- N-acetylcysteine (NAC): This powerful antioxidant is a precursor to one of your body’s most vital antioxidants – glutathione. NAC has also been shown to have natural antibiotic properties by beneficially regulating biofilms. This bacterial protective slime can be the cause (5) of ongoing bacterial infections.
- Pterostilbene: Blueberries, almonds, and grape leaves are all good sources of this antioxidant. (6) Pterostilbene is chemically similar to resveratrol but has been found to be even more potent. Research has shown that it is in fact, four times more bioavailable than resveratrol. It can also increase the molecule NAD (nicotinamide adenine dinucleotide) which has intense anti-aging effects.
- Curcumin and Turmerone: No antioxidant list is complete without turmeric. Curcuminoids and turmerones are active compounds found in this spice that are able to reduce the negative effects of antibiotics.
- Andrographis: I often recommend this herb to my patients who are taking antibiotics as a natural antibacterial (7) viral agent.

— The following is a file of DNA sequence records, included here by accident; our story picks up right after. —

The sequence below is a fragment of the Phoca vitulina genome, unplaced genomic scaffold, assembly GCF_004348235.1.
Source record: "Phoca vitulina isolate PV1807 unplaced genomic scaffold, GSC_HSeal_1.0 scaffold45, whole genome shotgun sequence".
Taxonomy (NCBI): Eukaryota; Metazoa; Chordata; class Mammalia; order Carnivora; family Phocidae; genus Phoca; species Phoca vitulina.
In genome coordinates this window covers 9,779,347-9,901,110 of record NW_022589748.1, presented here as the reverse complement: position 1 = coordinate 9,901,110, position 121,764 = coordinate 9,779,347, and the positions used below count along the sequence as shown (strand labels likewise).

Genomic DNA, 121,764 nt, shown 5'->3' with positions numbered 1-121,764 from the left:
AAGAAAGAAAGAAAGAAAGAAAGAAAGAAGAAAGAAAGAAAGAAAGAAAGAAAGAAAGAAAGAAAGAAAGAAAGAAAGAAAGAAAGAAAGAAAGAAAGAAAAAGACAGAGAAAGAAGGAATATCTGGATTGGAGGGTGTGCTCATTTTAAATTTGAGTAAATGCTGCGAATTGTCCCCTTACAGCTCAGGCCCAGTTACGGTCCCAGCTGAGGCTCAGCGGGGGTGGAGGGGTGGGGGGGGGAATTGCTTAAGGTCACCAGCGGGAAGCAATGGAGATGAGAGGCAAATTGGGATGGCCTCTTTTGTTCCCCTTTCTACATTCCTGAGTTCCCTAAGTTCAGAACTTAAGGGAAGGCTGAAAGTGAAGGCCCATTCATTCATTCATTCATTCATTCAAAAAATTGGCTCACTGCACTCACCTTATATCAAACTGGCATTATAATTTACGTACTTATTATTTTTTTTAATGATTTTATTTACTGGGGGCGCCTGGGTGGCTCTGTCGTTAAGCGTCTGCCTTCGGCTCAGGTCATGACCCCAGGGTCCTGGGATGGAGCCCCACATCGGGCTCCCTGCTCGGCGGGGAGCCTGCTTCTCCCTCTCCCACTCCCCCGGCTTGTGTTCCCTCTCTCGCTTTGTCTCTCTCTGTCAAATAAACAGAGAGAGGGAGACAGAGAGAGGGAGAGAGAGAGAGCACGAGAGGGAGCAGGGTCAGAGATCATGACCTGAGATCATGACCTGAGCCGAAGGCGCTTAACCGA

While many people can benefit from taking quality probiotics, it is especially important for those taking antibiotics. Studies have shown that taking a probiotic in conjunction with your antibioitics – while seemingly contradictory – can reduce some of the side effects.
3. Bone broth
Bone broth is probably my favorite food medicine to nourish the primary home of your immune system – the gut. You can either make your own or purchase it already premade. Bare Bones and Kettle & Fire are my go-to brands since they use the highest quality ingredients. By being packaged frozen, all the real food goodness is preserved unlike most other shelf-stable carton bone broths.
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- CDC: 1 in 3 antibiotic prescriptions unnecessary CDC May 3, 2016. https://www.cdc.gov/media/releases/2016/p0503-unnecessary-prescriptions.html
- Blaser, M. Stop the killing of beneficial bacteria. Nature 476, 393–394 (2011). https://doi.org/10.1038/476393a